Sunday, June 30, 2013

Mama Pride


Today is Gay Pride in New York City. When I heard the Supreme Court rulings this week, I thought what a special parade it would be this year. I also thought of my friend, Caren.

In 2009, Caren had Ariella. Shortly after giving birth, she gave up her parental rights. Not by choice; she was forced to.

It was a legal workaround that allowed mothers who are gay to name their partners as parents to their children. Caren had to give up her rights as a parent, which allowed her partner, Mara, to adopt Ariella. Then, Caren adopted her own daughter too.

There was an allotted time that she needed to not be Ariella's mama, in order for this transaction to be considered legal. I don't remember how much time it was. Say three minutes.

What an excruciating three minutes.

When she told me this story, her voice was steely with bitterness and anger. She talked of how painful it was; how humiliated it made her feel. She talked about not having equal legal protection under the law. She talked about injustice and discrimination.

Her story brought tears to my eyes. I wasn't a parent then. Now that I am a mom, I feel heartbroken thinking about her story.

Caren had just given birth. At a time when she should have been bonding with her child, recovering from childbirth, contemplating the magnitude of the event that had just happened to her, facing the fear of being responsible for this fragile being and becoming a family with Mara and Ariella, she was not her child's mother.

Yes, for only three minutes. How those three minutes must have reverberated through her soul.

I can't imagine not being Claire's mama. I can't imagine George not being Claire's parent, even for a second.

I'm no lawyer. I don't know if the recent Supreme Court decisions change the way lesbian and gay parents get to legally call themselves families. I think it will be different now.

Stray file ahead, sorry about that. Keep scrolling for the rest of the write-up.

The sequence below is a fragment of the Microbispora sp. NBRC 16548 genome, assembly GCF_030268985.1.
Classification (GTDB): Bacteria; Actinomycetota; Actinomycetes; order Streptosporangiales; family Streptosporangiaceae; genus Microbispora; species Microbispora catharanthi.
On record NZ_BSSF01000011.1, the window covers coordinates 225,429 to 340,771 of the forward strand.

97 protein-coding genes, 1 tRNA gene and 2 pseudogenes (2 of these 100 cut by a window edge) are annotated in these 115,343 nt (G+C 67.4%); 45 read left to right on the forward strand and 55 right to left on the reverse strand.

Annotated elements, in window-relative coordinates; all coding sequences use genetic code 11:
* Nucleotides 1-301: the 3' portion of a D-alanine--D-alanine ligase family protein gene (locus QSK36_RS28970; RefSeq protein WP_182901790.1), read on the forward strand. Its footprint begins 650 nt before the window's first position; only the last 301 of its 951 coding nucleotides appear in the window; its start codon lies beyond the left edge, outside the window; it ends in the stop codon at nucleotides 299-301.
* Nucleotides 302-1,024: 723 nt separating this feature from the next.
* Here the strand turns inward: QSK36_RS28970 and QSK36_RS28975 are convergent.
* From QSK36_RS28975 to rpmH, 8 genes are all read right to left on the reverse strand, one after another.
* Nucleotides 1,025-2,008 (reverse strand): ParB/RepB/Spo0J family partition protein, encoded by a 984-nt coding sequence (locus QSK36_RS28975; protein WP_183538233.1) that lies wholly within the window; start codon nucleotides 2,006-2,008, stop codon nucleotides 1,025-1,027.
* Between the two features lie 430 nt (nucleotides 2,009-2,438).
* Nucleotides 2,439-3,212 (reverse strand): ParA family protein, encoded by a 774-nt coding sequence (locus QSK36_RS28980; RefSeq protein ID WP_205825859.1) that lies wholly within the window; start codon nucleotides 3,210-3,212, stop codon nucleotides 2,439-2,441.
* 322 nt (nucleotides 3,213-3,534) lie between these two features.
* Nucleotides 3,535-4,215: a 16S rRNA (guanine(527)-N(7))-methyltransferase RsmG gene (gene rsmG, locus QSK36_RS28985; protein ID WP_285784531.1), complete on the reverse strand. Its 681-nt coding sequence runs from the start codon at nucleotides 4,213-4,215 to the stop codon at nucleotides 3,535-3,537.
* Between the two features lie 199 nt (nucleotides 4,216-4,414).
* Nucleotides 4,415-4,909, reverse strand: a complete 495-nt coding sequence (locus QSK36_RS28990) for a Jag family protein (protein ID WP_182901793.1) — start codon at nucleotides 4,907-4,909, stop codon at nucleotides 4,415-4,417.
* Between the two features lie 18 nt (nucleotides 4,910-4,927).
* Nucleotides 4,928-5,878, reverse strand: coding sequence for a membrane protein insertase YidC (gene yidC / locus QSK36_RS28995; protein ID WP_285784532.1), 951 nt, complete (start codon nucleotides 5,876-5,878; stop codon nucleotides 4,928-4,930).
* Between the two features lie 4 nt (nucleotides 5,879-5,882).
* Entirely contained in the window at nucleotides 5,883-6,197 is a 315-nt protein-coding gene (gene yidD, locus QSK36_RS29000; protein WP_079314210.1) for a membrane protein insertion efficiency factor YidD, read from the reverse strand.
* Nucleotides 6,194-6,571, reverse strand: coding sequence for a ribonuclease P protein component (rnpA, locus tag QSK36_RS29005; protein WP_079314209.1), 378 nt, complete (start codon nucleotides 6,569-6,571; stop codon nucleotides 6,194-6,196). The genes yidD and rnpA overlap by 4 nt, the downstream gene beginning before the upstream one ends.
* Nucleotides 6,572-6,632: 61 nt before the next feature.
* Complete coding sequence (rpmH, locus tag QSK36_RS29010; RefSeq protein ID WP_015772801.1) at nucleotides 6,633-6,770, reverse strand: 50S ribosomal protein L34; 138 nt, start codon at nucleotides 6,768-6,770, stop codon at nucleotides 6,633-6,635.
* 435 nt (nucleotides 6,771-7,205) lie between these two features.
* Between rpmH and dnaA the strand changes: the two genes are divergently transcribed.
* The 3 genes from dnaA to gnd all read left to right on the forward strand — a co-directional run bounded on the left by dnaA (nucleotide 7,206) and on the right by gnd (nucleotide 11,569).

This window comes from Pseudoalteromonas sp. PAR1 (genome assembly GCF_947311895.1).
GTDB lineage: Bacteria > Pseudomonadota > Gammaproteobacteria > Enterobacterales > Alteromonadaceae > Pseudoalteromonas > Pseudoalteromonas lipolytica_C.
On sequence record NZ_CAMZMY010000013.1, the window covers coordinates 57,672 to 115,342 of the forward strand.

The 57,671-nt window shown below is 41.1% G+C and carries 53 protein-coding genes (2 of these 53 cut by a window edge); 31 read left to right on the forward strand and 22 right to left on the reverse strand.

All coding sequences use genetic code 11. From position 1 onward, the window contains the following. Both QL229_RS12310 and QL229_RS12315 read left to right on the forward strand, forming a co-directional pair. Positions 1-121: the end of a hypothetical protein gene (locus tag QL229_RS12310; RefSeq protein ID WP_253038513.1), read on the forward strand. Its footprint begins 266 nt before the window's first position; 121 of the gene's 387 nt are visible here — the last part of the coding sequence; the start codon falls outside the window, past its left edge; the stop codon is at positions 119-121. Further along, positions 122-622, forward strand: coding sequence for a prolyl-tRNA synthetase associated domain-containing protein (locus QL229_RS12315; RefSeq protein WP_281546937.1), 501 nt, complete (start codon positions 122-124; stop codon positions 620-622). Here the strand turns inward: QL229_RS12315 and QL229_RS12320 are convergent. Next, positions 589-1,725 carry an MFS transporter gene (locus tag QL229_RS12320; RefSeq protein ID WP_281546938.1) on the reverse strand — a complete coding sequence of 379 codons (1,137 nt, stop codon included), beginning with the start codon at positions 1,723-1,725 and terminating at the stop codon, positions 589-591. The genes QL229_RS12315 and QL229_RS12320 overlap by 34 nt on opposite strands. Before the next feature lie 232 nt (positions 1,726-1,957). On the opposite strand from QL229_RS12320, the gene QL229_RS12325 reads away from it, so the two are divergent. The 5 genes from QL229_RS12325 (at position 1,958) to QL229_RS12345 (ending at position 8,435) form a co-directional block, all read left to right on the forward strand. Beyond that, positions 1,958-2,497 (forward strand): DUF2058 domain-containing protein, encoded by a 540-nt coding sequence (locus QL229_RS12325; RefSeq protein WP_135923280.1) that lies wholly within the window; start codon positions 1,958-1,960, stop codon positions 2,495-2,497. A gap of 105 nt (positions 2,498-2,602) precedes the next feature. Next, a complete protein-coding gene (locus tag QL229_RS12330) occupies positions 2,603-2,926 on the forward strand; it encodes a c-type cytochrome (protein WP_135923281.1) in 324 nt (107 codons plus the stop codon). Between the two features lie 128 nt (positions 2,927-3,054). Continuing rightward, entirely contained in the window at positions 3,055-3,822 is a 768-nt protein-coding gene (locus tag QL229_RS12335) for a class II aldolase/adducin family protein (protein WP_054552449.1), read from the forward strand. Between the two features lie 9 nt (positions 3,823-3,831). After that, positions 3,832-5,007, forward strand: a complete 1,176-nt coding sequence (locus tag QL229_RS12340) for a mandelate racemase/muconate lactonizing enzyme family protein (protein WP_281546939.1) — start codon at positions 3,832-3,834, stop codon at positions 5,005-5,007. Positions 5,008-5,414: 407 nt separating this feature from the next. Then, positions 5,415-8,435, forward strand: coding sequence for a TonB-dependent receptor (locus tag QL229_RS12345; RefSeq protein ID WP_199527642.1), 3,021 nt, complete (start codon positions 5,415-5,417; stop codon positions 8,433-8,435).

On this Gay Pride Day in NYC, I hope no other parent has to go through what Caren and Mara did. Everyone should have the right to decide who they love and to define who they call family.

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Photo Source: Torbakhopper, Flickr

Monday, June 24, 2013

Ancestor Worship

I confessed to my husband once that I was never in a hurry to get married and have kids. Both seemed to symbolize leaving my youth behind, like I was hurling myself more quickly towards the grave.

I'm surprised to find that the opposite is true too. Having Claire has connected me to my past in ways that I never could have imagined.

I find myself telling Claire stories of her long gone relatives. “Your great-grandpa made that lamp," I say as I amble around the apartment with her in my arms. “Wait til you see your great-grandma’s Christmas ornaments," as I share what’s in store for her this December. “My gramps used to love to whistle when I was little. I was so jealous that I couldn’t," I reminisce.

When I look at her, I see the line of my grandmother’s chin and the set of her jaw. I pointed this out to my Uncle Dave, as we watched her napping as an infant. He said “Well, when she’s sleeping she looks a lot like Nanny." I said, “Yeah. Nanny sure loved to sleep." We both had a good laugh thinking of days past.